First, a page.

These problems are dealt with fully in Nancy Sandars’ admirable Sea Peoples. “Peoples of the Sea” became an increasing problem in the late 13th century, coming, Sandars has persuasively argued, from the Anatolian littoral. Merneptah had to dispatch large shipments of grain to Anatolia to relieve famine, while the archives of Ugarit around 1200 BC confirm that a terrible famine was raging in Hittite lands, and even Cyprus was appealing for food relief. The famine appears to have been so widespread and severe in Anatolia that memory of it lasted for centuries afterwards, eventually to be commented on by Greek writers such as Herodotus.
It is clear, then that the late Second Millennium climatic downturn had already started in the Mediterranean by the early 13th century. In this case Baillie’s volcanic ‘event’ of the 1150s and 1140s will have had an exacerbating effect.
What happened in Britain in the late Second Millennium? In the Independent for 16.8.88, David Keys suggested that ‘Most of northern Britain appears to have been rendered uninhabitable by a catastrophe resembling the “nuclear winter” that some scientists believe would follow a nuclear war’. While comparison to a nuclear winter and population losses over 90% in north Britain may be judged over-dramatic, there was undeniably a remarkable contraction of settlement and agriculture throughout Britain and Ireland after 1200 BC.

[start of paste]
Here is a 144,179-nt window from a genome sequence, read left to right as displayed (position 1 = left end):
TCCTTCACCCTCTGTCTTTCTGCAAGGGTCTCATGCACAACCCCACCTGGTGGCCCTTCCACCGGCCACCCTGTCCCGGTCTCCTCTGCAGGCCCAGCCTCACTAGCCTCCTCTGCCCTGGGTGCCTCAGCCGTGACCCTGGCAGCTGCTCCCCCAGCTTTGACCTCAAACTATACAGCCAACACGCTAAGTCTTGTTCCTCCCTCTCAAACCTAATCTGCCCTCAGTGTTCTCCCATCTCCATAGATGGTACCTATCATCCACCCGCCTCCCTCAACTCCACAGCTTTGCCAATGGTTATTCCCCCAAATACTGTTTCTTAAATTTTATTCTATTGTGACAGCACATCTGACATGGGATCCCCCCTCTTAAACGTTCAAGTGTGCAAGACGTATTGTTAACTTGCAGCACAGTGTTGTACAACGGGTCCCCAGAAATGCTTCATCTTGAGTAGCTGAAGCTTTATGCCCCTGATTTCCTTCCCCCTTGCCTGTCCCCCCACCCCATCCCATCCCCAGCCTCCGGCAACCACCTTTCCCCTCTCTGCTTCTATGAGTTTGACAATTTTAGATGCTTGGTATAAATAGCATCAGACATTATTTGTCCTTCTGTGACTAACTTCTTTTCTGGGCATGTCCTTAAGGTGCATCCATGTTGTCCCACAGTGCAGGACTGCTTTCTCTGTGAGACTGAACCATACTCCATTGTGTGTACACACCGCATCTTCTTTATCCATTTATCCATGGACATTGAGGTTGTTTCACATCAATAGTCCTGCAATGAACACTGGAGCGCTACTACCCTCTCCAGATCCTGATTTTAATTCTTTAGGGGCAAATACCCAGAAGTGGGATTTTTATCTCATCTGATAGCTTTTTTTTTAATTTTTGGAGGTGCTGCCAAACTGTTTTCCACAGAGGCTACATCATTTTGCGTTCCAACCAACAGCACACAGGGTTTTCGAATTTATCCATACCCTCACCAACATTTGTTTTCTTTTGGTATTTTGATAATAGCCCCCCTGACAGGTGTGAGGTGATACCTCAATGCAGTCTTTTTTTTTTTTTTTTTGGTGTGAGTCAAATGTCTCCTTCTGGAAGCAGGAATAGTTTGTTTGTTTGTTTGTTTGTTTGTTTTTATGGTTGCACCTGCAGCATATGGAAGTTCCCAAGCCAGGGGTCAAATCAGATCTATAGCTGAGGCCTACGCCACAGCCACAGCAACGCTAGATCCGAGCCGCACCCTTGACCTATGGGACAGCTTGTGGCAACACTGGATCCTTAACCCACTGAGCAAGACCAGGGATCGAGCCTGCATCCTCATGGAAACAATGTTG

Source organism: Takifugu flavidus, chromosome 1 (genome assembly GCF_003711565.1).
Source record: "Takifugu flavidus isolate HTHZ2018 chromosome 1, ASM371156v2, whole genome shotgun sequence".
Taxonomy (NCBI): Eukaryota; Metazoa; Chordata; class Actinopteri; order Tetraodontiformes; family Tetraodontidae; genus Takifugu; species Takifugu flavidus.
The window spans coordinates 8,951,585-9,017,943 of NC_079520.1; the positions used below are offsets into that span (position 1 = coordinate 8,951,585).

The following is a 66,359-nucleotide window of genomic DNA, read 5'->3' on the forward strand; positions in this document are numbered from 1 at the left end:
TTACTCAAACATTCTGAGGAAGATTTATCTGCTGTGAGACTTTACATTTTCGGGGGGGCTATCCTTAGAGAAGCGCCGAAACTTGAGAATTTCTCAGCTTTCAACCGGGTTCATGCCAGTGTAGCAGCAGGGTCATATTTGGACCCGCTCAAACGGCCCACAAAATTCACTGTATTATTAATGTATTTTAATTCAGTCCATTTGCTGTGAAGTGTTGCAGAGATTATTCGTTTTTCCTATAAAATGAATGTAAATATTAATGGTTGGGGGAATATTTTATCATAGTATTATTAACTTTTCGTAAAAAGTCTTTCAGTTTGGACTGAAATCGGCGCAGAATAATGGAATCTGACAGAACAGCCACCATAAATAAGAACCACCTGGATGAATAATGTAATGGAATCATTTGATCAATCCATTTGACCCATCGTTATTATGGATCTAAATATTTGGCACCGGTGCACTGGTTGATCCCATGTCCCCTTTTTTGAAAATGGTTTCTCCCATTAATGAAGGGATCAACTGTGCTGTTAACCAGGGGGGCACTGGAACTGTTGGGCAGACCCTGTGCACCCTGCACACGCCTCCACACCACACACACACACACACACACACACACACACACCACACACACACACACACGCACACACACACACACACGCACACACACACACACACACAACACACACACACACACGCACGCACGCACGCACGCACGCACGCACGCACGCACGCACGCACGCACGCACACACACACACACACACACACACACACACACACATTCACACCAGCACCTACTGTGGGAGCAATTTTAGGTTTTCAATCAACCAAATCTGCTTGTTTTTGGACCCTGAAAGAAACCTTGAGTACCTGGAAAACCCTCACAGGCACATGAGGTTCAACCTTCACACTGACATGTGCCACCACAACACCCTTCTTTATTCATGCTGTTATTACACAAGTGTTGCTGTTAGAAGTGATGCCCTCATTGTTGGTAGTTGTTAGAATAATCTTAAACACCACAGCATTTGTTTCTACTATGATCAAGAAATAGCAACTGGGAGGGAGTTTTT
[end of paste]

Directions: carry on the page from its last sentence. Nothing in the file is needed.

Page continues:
At the opening of the conventional Late Bronze Age in Britain, in the 10th century BC, signs of this shrunken scale of activity and settlement are still everywhere. There are still extensive tracts of the country for which there is little or no settlement evidence between the 12th and 8th centuries BC, for example the whole of the North between the Tees and the approaches to Edinburgh, and much of Wales. Perhaps the most telling signs of this slump are those Late Bronze Age settlements — of new forms – such as the Mucking ringworks (BAR, 83) which overlie abandoned Second Millennium field systems, on lands which previously had been intensively farmed and settled.
The settlement abandonment and population loss will have been greatest on the marginal lands, but many more favourable areas, such as the chalk and the Fen Edge, did not escape. I have argued that there is some evidence of a flight of population and settlement to river margins. This is reflected in the Thames Valley by the appearance of riverside and island settlements such as Runnymede (there are none pre-1200 BC).
How do you date a disaster? Mike Baillie explains
There is also a shift in axe distributions to the river and its margins, and a rise in the number of axes known from the 12th-llth centuries, against a marked axe slump for this period in most areas. In my 1985 BAR paper, I linked a severe dip in the numbers of axes known for the 12-llth centuries to this decline: a reflection of a greatly reduced number of users. But at the same time the range of weapons increases dramatically, as might be expected of a time of fierce competition for land and resources.